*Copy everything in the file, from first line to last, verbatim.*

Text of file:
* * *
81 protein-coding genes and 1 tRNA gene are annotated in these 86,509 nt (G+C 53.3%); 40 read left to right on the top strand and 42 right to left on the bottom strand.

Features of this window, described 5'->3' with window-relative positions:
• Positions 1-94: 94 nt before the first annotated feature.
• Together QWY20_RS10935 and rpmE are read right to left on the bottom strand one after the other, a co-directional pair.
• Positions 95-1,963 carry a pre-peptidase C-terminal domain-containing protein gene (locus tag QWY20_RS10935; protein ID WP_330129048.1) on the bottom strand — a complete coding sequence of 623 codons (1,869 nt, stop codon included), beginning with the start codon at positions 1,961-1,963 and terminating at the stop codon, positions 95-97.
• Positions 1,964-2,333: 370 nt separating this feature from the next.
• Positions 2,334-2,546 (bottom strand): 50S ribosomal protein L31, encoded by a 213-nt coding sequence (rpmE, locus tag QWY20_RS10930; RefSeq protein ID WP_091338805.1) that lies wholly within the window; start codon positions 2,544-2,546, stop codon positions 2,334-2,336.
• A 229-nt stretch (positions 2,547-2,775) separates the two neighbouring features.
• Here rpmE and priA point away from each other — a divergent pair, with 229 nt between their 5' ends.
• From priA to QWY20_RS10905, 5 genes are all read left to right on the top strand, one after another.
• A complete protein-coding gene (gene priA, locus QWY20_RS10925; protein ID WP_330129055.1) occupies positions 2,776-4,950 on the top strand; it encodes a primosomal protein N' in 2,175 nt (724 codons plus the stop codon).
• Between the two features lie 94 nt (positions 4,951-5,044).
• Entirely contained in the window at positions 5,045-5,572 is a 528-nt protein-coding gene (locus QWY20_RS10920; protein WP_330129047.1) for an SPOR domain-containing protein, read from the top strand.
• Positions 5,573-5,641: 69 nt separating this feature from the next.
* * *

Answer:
81 protein-coding genes and 1 tRNA gene are annotated in these 86,509 nt (G+C 53.3%); 40 read left to right on the top strand and 42 right to left on the bottom strand.

Features of this window, described 5'->3' with window-relative positions:
• Positions 1-94: 94 nt before the first annotated feature.
• Together QWY20_RS10935 and rpmE are read right to left on the bottom strand one after the other, a co-directional pair.
• Positions 95-1,963 carry a pre-peptidase C-terminal domain-containing protein gene (locus tag QWY20_RS10935; protein ID WP_330129048.1) on the bottom strand — a complete coding sequence of 623 codons (1,869 nt, stop codon included), beginning with the start codon at positions 1,961-1,963 and terminating at the stop codon, positions 95-97.
• Positions 1,964-2,333: 370 nt separating this feature from the next.
• Positions 2,334-2,546 (bottom strand): 50S ribosomal protein L31, encoded by a 213-nt coding sequence (rpmE, locus tag QWY20_RS10930; RefSeq protein ID WP_091338805.1) that lies wholly within the window; start codon positions 2,544-2,546, stop codon positions 2,334-2,336.
• A 229-nt stretch (positions 2,547-2,775) separates the two neighbouring features.
• Here rpmE and priA point away from each other — a divergent pair, with 229 nt between their 5' ends.
• From priA to QWY20_RS10905, 5 genes are all read left to right on the top strand, one after another.
• A complete protein-coding gene (gene priA, locus QWY20_RS10925; protein ID WP_330129055.1) occupies positions 2,776-4,950 on the top strand; it encodes a primosomal protein N' in 2,175 nt (724 codons plus the stop codon).
• Between the two features lie 94 nt (positions 4,951-5,044).
• Entirely contained in the window at positions 5,045-5,572 is a 528-nt protein-coding gene (locus QWY20_RS10920; protein WP_330129047.1) for an SPOR domain-containing protein, read from the top strand.
• Positions 5,573-5,641: 69 nt separating this feature from the next.